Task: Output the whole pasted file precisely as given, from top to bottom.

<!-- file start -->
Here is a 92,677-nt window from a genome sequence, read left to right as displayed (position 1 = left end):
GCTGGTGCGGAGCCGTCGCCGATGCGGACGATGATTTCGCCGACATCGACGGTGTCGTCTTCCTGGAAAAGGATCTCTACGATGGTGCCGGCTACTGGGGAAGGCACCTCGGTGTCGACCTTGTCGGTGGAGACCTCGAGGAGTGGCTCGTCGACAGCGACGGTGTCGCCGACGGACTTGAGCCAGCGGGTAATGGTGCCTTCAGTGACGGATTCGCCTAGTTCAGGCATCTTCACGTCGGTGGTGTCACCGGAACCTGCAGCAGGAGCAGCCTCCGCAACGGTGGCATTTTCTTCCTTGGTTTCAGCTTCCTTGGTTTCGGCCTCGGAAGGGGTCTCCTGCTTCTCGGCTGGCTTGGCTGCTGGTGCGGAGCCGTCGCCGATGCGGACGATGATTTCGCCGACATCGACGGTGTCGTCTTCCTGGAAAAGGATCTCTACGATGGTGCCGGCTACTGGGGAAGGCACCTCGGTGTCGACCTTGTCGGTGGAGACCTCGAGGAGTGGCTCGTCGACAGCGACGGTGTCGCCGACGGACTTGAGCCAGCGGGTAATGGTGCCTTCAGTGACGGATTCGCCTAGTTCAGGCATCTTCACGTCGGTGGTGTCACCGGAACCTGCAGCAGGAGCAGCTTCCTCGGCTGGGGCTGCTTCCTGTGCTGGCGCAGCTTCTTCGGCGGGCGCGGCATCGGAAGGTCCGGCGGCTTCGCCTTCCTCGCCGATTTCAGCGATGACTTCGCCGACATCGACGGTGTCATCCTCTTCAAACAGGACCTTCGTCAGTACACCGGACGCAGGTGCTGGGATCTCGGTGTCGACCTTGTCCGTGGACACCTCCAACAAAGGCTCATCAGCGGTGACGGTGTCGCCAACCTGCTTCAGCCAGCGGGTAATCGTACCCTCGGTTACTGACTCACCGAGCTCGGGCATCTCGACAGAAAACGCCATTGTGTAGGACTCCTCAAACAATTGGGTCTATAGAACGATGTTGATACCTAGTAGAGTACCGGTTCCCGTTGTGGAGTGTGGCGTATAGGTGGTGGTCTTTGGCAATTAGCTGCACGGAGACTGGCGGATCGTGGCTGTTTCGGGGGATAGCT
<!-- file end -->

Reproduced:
Here is a 92,677-nt window from a genome sequence, read left to right as displayed (position 1 = left end):
GCTGGTGCGGAGCCGTCGCCGATGCGGACGATGATTTCGCCGACATCGACGGTGTCGTCTTCCTGGAAAAGGATCTCTACGATGGTGCCGGCTACTGGGGAAGGCACCTCGGTGTCGACCTTGTCGGTGGAGACCTCGAGGAGTGGCTCGTCGACAGCGACGGTGTCGCCGACGGACTTGAGCCAGCGGGTAATGGTGCCTTCAGTGACGGATTCGCCTAGTTCAGGCATCTTCACGTCGGTGGTGTCACCGGAACCTGCAGCAGGAGCAGCCTCCGCAACGGTGGCATTTTCTTCCTTGGTTTCAGCTTCCTTGGTTTCGGCCTCGGAAGGGGTCTCCTGCTTCTCGGCTGGCTTGGCTGCTGGTGCGGAGCCGTCGCCGATGCGGACGATGATTTCGCCGACATCGACGGTGTCGTCTTCCTGGAAAAGGATCTCTACGATGGTGCCGGCTACTGGGGAAGGCACCTCGGTGTCGACCTTGTCGGTGGAGACCTCGAGGAGTGGCTCGTCGACAGCGACGGTGTCGCCGACGGACTTGAGCCAGCGGGTAATGGTGCCTTCAGTGACGGATTCGCCTAGTTCAGGCATCTTCACGTCGGTGGTGTCACCGGAACCTGCAGCAGGAGCAGCTTCCTCGGCTGGGGCTGCTTCCTGTGCTGGCGCAGCTTCTTCGGCGGGCGCGGCATCGGAAGGTCCGGCGGCTTCGCCTTCCTCGCCGATTTCAGCGATGACTTCGCCGACATCGACGGTGTCATCCTCTTCAAACAGGACCTTCGTCAGTACACCGGACGCAGGTGCTGGGATCTCGGTGTCGACCTTGTCCGTGGACACCTCCAACAAAGGCTCATCAGCGGTGACGGTGTCGCCAACCTGCTTCAGCCAGCGGGTAATCGTACCCTCGGTTACTGACTCACCGAGCTCGGGCATCTCGACAGAAAACGCCATTGTGTAGGACTCCTCAAACAATTGGGTCTATAGAACGATGTTGATACCTAGTAGAGTACCGGTTCCCGTTGTGGAGTGTGGCGTATAGGTGGTGGTCTTTGGCAATTAGCTGCACGGAGACTGGCGGATCGTGGCTGTTTCGGGGGATAGCT